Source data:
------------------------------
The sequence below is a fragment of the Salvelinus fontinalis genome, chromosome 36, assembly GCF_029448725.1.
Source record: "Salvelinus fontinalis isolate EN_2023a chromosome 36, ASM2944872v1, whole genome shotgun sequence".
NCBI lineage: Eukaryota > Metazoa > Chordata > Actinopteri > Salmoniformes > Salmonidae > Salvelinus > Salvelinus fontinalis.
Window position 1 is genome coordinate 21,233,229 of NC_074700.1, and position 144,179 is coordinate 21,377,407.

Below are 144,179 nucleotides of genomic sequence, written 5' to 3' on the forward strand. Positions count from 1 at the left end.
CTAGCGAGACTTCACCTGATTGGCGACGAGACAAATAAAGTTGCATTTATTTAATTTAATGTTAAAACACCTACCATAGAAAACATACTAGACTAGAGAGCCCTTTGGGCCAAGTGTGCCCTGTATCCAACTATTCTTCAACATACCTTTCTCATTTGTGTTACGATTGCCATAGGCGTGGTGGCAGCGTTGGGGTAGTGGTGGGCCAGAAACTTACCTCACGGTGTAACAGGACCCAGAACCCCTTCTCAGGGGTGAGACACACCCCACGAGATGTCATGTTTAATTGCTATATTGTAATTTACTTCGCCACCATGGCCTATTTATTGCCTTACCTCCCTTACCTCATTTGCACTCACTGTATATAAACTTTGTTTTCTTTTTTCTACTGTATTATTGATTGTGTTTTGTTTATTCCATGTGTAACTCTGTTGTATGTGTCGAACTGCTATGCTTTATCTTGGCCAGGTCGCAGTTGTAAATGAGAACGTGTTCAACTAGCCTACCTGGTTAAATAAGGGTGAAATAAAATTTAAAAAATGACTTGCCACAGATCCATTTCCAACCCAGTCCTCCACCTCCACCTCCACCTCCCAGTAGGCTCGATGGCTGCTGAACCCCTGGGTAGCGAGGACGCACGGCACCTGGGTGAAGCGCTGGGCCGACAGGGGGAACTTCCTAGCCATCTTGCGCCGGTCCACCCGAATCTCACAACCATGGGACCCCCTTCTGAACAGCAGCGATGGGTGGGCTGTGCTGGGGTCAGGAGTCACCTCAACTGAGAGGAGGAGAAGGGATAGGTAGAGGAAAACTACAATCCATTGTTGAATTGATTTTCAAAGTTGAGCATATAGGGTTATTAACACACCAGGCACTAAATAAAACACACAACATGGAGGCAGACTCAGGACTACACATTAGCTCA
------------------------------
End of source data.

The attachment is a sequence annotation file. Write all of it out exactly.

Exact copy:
The sequence below is a fragment of the Salvelinus fontinalis genome, chromosome 36, assembly GCF_029448725.1.
Source record: "Salvelinus fontinalis isolate EN_2023a chromosome 36, ASM2944872v1, whole genome shotgun sequence".
NCBI lineage: Eukaryota > Metazoa > Chordata > Actinopteri > Salmoniformes > Salmonidae > Salvelinus > Salvelinus fontinalis.
Window position 1 is genome coordinate 21,233,229 of NC_074700.1, and position 144,179 is coordinate 21,377,407.

Below are 144,179 nucleotides of genomic sequence, written 5' to 3' on the forward strand. Positions count from 1 at the left end.
CTAGCGAGACTTCACCTGATTGGCGACGAGACAAATAAAGTTGCATTTATTTAATTTAATGTTAAAACACCTACCATAGAAAACATACTAGACTAGAGAGCCCTTTGGGCCAAGTGTGCCCTGTATCCAACTATTCTTCAACATACCTTTCTCATTTGTGTTACGATTGCCATAGGCGTGGTGGCAGCGTTGGGGTAGTGGTGGGCCAGAAACTTACCTCACGGTGTAACAGGACCCAGAACCCCTTCTCAGGGGTGAGACACACCCCACGAGATGTCATGTTTAATTGCTATATTGTAATTTACTTCGCCACCATGGCCTATTTATTGCCTTACCTCCCTTACCTCATTTGCACTCACTGTATATAAACTTTGTTTTCTTTTTTCTACTGTATTATTGATTGTGTTTTGTTTATTCCATGTGTAACTCTGTTGTATGTGTCGAACTGCTATGCTTTATCTTGGCCAGGTCGCAGTTGTAAATGAGAACGTGTTCAACTAGCCTACCTGGTTAAATAAGGGTGAAATAAAATTTAAAAAATGACTTGCCACAGATCCATTTCCAACCCAGTCCTCCACCTCCACCTCCACCTCCCAGTAGGCTCGATGGCTGCTGAACCCCTGGGTAGCGAGGACGCACGGCACCTGGGTGAAGCGCTGGGCCGACAGGGGGAACTTCCTAGCCATCTTGCGCCGGTCCACCCGAATCTCACAACCATGGGACCCCCTTCTGAACAGCAGCGATGGGTGGGCTGTGCTGGGGTCAGGAGTCACCTCAACTGAGAGGAGGAGAAGGGATAGGTAGAGGAAAACTACAATCCATTGTTGAATTGATTTTCAAAGTTGAGCATATAGGGTTATTAACACACCAGGCACTAAATAAAACACACAACATGGAGGCAGACTCAGGACTACACATTAGCTCA